- Be careful not to put the needs of the baby ahead of the older sibling all of the time. It is important to be evenhanded, as the toddler will be sensitive. Try to give your child at least 15 minutes of exclusive, uninterrupted time each day.
- Acknowledge the feelings the child has about the baby, and give him/her love, hugs, support and encouragement. Avoid blaming the baby for any negative changes in the household as that could encourage resentment. Explain to your child that he/she once needed a lot of special care too, and show him/her photographs from that time.
- When you are nursing or bottle-feeding the baby, or when the baby is sleeping, read your child a story, play a game, or do a puzzle with him/her.
How to avoid ongoing sibling rivalry
- Do not compare your children and treat your children as individuals. Praise each child equally for his or her unique skills. Each child’s interests should be supported by the parent(s) with an equal investment of enthusiasm and time. Talk about each child’s milestones without mentioning the other sibling, and never label them by saying such things as “he is the smart one,” or she is “the artistic one.” Children will come to believe they are locked into those traits.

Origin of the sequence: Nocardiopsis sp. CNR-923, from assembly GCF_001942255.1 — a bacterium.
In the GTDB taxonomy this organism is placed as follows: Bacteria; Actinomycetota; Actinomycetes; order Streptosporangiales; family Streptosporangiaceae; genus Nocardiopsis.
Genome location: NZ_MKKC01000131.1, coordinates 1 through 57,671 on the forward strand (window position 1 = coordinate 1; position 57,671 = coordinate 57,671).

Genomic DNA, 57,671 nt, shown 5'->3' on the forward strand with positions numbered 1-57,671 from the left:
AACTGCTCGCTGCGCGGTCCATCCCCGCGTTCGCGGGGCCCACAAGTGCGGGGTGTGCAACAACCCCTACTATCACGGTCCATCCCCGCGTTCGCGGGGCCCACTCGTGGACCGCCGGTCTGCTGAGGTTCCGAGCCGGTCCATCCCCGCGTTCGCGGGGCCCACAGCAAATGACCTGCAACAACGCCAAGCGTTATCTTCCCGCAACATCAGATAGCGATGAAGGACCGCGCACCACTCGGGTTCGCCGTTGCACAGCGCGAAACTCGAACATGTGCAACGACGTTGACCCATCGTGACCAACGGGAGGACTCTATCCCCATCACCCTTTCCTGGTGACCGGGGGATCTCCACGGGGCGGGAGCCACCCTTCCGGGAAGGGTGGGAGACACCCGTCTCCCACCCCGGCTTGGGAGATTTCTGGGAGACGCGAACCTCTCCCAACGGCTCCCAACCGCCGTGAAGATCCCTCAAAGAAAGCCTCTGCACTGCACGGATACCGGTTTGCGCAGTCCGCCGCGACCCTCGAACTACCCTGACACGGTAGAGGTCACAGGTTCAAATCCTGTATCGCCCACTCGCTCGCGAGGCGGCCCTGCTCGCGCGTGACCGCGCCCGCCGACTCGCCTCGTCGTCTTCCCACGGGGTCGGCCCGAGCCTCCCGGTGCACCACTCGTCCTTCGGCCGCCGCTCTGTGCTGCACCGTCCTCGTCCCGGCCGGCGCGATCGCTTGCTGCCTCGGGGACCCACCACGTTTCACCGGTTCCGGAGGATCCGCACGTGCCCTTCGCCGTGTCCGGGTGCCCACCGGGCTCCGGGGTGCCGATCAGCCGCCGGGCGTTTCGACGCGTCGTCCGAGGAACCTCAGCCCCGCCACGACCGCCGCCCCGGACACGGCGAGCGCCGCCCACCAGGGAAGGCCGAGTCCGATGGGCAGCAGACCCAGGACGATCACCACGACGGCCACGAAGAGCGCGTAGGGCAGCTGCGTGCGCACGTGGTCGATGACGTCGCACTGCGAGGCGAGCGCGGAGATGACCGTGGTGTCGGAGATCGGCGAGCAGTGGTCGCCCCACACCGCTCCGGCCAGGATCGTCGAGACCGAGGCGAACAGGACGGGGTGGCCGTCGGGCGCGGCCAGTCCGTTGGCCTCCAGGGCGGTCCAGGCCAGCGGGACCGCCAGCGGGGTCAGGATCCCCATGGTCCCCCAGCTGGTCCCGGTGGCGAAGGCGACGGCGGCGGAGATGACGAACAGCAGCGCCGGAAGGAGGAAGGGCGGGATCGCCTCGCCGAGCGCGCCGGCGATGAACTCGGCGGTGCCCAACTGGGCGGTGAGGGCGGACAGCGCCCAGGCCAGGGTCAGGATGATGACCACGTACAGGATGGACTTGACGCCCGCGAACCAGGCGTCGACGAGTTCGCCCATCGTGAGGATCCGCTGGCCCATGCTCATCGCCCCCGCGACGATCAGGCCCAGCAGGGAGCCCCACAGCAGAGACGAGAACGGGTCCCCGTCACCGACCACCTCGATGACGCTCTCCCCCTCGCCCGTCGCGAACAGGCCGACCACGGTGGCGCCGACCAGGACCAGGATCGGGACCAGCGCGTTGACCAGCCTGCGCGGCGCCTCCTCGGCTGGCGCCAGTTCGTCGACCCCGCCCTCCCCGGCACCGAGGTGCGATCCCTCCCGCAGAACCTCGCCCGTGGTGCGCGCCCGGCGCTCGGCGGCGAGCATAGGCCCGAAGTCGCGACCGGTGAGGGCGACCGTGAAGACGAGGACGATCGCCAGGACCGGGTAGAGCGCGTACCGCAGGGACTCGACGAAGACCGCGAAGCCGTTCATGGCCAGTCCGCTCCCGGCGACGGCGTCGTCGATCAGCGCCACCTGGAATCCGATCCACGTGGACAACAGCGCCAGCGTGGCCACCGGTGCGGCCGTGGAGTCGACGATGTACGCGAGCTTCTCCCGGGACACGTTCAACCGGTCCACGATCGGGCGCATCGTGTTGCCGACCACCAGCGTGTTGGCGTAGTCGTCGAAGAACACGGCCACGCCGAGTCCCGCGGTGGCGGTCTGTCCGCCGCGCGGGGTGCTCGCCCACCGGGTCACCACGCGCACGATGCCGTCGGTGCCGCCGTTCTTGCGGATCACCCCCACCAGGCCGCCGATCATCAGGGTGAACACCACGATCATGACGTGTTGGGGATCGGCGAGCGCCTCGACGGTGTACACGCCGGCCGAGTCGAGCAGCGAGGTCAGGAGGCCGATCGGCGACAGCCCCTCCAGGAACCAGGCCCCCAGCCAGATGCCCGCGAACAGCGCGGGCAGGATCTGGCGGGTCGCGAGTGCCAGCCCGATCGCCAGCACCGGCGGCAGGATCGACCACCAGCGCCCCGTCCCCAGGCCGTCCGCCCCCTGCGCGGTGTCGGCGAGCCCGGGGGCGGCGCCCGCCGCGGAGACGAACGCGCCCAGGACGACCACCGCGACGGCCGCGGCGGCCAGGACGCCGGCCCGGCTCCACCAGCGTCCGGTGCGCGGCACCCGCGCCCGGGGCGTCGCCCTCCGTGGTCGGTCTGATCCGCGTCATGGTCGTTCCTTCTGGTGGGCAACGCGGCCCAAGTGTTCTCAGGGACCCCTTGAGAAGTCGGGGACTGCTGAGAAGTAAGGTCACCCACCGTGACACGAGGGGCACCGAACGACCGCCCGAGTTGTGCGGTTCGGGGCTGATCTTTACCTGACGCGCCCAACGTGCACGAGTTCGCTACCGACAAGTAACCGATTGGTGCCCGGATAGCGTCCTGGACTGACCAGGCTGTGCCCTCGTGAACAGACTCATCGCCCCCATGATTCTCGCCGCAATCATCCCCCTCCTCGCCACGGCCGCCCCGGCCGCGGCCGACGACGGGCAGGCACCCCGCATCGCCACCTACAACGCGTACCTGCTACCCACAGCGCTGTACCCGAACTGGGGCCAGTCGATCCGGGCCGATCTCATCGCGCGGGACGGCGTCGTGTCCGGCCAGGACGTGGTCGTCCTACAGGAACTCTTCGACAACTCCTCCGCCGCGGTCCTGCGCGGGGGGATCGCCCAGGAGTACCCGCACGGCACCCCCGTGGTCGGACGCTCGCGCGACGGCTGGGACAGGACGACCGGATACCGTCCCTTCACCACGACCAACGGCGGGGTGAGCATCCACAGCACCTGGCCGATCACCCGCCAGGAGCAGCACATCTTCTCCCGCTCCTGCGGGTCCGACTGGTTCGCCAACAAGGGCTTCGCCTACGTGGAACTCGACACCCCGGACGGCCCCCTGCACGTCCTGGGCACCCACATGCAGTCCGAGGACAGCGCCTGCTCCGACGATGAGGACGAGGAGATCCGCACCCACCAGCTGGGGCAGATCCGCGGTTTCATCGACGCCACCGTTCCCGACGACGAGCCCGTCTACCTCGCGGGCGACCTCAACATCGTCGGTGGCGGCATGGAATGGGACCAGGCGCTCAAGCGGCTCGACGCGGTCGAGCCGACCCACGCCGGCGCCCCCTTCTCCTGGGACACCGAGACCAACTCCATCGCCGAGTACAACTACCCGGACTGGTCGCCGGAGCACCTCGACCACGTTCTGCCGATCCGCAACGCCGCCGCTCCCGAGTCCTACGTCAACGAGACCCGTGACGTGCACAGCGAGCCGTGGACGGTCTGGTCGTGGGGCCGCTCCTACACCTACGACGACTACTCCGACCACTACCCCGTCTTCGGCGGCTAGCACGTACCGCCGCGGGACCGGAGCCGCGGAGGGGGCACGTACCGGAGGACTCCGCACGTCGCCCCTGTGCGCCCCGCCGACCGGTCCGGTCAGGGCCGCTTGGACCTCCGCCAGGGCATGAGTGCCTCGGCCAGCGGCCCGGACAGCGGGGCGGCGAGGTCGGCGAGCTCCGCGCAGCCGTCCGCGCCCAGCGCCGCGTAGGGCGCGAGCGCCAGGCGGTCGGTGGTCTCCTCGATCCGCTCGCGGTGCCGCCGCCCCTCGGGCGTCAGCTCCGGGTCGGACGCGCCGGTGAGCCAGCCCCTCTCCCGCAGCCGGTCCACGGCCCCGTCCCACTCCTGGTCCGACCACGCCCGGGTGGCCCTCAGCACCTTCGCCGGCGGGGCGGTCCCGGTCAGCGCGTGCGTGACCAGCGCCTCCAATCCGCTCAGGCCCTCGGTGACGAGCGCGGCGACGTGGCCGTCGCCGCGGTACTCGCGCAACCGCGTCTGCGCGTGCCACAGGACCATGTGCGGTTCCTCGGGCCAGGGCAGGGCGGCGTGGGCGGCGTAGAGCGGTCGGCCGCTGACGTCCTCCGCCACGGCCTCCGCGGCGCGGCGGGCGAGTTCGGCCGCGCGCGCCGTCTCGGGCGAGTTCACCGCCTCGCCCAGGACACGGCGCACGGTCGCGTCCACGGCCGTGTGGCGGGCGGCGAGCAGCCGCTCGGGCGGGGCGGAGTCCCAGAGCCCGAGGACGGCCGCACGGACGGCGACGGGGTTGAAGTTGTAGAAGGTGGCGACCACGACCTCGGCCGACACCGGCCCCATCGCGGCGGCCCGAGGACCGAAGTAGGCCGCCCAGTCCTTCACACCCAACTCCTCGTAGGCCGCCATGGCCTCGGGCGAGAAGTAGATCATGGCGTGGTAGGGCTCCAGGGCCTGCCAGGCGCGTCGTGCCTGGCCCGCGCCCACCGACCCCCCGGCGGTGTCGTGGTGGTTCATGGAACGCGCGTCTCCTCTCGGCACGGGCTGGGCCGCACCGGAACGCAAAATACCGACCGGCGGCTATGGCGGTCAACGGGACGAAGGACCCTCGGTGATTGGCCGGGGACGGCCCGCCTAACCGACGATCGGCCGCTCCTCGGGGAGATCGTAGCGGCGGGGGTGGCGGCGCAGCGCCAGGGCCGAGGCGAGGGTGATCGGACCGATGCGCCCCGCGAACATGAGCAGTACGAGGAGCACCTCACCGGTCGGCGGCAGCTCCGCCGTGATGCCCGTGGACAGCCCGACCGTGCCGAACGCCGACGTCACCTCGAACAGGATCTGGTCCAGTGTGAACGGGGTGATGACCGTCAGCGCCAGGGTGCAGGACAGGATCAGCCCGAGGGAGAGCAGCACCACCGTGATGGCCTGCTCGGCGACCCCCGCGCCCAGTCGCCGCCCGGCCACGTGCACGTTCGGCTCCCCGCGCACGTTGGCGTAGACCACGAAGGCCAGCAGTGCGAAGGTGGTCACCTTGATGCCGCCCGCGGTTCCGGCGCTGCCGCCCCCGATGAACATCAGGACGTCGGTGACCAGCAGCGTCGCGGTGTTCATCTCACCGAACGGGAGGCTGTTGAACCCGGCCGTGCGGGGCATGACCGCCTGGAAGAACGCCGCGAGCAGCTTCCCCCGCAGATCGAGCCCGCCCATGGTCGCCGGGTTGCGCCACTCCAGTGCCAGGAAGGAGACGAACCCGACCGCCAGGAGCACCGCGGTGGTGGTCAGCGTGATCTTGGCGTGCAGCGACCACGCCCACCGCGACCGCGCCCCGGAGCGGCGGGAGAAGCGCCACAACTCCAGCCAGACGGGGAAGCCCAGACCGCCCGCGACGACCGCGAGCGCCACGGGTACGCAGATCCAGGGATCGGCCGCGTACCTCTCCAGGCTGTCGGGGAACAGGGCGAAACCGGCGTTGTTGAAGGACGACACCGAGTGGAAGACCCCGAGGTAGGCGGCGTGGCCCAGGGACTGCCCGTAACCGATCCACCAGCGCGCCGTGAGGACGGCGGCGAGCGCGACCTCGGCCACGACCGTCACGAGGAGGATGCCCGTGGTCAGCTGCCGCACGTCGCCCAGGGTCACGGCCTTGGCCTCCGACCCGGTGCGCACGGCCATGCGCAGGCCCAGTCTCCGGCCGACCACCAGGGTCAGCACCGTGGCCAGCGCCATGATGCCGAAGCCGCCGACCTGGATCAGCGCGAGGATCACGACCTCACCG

- Encourage each child to develop his/her own interests and friends independent of the interests and friends of their siblings.
- Limit the amount of caregiving expected of older siblings for younger ones.
- Praise your older child for being a good sibling. Give attention to positive behavior.
- Make certain your child feels included in the family as part of the team.
- Spend one-on-one time with each child every week.
- Teach your child empathy by showing him how to put himself/herself in her sibling’s shoes and to imagine how the sibling feels.
- As the children grow, they should be encouraged to settle their own disputes as much as possible.
- Encourage your children to cooperate and not to compete. Some ways to promote this are by having them work as a team, playing games that put them on the same side, and completing a task against the clock.
- Teach that each child’s personal possessions and privacy are respected by the other children in the family
While there are many factors which contribute to the amount of conflict from sibling rivalry, such as the personalities of the parents and children; the perception of the parents about the role of each child in the family, including their attitudes toward gender, birth order, and competition; and the number and spacing of children in the family, the parents can do much to promote healthy sibling relationships and to reduce sibling rivalry, as set forth above.